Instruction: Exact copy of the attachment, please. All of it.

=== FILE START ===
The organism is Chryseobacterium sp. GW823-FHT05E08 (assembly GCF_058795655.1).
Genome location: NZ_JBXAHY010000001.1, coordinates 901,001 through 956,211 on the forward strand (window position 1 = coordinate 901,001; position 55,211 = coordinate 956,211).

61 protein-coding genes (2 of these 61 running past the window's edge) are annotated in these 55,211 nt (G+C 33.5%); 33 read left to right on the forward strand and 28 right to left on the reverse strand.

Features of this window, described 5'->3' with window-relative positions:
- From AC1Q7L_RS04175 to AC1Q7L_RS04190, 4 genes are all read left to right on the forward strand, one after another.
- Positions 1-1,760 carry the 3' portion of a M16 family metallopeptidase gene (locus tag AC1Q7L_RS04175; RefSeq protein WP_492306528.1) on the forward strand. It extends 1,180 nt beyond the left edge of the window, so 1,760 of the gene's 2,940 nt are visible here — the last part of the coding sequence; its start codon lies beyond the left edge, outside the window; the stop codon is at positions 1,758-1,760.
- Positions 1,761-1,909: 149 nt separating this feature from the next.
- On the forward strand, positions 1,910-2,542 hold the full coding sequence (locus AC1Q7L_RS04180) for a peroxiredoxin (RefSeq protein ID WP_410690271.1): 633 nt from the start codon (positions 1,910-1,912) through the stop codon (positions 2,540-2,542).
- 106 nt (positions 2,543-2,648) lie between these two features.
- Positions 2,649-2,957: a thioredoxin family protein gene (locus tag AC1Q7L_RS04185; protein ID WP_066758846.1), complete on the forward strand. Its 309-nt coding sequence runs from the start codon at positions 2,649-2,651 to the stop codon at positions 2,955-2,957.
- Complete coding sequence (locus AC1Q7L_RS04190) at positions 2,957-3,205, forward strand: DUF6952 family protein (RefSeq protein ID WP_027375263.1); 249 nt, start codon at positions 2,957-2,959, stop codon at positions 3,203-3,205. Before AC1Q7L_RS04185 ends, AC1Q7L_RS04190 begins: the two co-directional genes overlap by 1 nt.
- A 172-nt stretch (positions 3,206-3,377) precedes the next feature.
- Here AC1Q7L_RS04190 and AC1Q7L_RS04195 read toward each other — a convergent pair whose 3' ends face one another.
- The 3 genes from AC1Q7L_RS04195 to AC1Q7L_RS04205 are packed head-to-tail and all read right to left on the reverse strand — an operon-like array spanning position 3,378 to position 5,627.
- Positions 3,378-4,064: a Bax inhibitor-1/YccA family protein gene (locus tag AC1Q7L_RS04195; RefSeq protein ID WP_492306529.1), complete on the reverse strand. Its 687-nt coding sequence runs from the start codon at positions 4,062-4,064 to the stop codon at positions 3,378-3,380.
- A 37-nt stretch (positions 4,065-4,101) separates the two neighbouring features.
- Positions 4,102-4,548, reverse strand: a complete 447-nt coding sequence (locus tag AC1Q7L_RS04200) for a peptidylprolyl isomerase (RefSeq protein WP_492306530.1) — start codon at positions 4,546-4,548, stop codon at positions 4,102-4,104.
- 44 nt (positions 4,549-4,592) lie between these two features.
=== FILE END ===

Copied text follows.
The organism is Chryseobacterium sp. GW823-FHT05E08 (assembly GCF_058795655.1).
Genome location: NZ_JBXAHY010000001.1, coordinates 901,001 through 956,211 on the forward strand (window position 1 = coordinate 901,001; position 55,211 = coordinate 956,211).

61 protein-coding genes (2 of these 61 running past the window's edge) are annotated in these 55,211 nt (G+C 33.5%); 33 read left to right on the forward strand and 28 right to left on the reverse strand.

Features of this window, described 5'->3' with window-relative positions:
- From AC1Q7L_RS04175 to AC1Q7L_RS04190, 4 genes are all read left to right on the forward strand, one after another.
- Positions 1-1,760 carry the 3' portion of a M16 family metallopeptidase gene (locus tag AC1Q7L_RS04175; RefSeq protein WP_492306528.1) on the forward strand. It extends 1,180 nt beyond the left edge of the window, so 1,760 of the gene's 2,940 nt are visible here — the last part of the coding sequence; its start codon lies beyond the left edge, outside the window; the stop codon is at positions 1,758-1,760.
- Positions 1,761-1,909: 149 nt separating this feature from the next.
- On the forward strand, positions 1,910-2,542 hold the full coding sequence (locus AC1Q7L_RS04180) for a peroxiredoxin (RefSeq protein ID WP_410690271.1): 633 nt from the start codon (positions 1,910-1,912) through the stop codon (positions 2,540-2,542).
- 106 nt (positions 2,543-2,648) lie between these two features.
- Positions 2,649-2,957: a thioredoxin family protein gene (locus tag AC1Q7L_RS04185; protein ID WP_066758846.1), complete on the forward strand. Its 309-nt coding sequence runs from the start codon at positions 2,649-2,651 to the stop codon at positions 2,955-2,957.
- Complete coding sequence (locus AC1Q7L_RS04190) at positions 2,957-3,205, forward strand: DUF6952 family protein (RefSeq protein ID WP_027375263.1); 249 nt, start codon at positions 2,957-2,959, stop codon at positions 3,203-3,205. Before AC1Q7L_RS04185 ends, AC1Q7L_RS04190 begins: the two co-directional genes overlap by 1 nt.
- A 172-nt stretch (positions 3,206-3,377) precedes the next feature.
- Here AC1Q7L_RS04190 and AC1Q7L_RS04195 read toward each other — a convergent pair whose 3' ends face one another.
- The 3 genes from AC1Q7L_RS04195 to AC1Q7L_RS04205 are packed head-to-tail and all read right to left on the reverse strand — an operon-like array spanning position 3,378 to position 5,627.
- Positions 3,378-4,064: a Bax inhibitor-1/YccA family protein gene (locus tag AC1Q7L_RS04195; RefSeq protein ID WP_492306529.1), complete on the reverse strand. Its 687-nt coding sequence runs from the start codon at positions 4,062-4,064 to the stop codon at positions 3,378-3,380.
- A 37-nt stretch (positions 4,065-4,101) separates the two neighbouring features.
- Positions 4,102-4,548, reverse strand: a complete 447-nt coding sequence (locus tag AC1Q7L_RS04200) for a peptidylprolyl isomerase (RefSeq protein WP_492306530.1) — start codon at positions 4,546-4,548, stop codon at positions 4,102-4,104.
- 44 nt (positions 4,549-4,592) lie between these two features.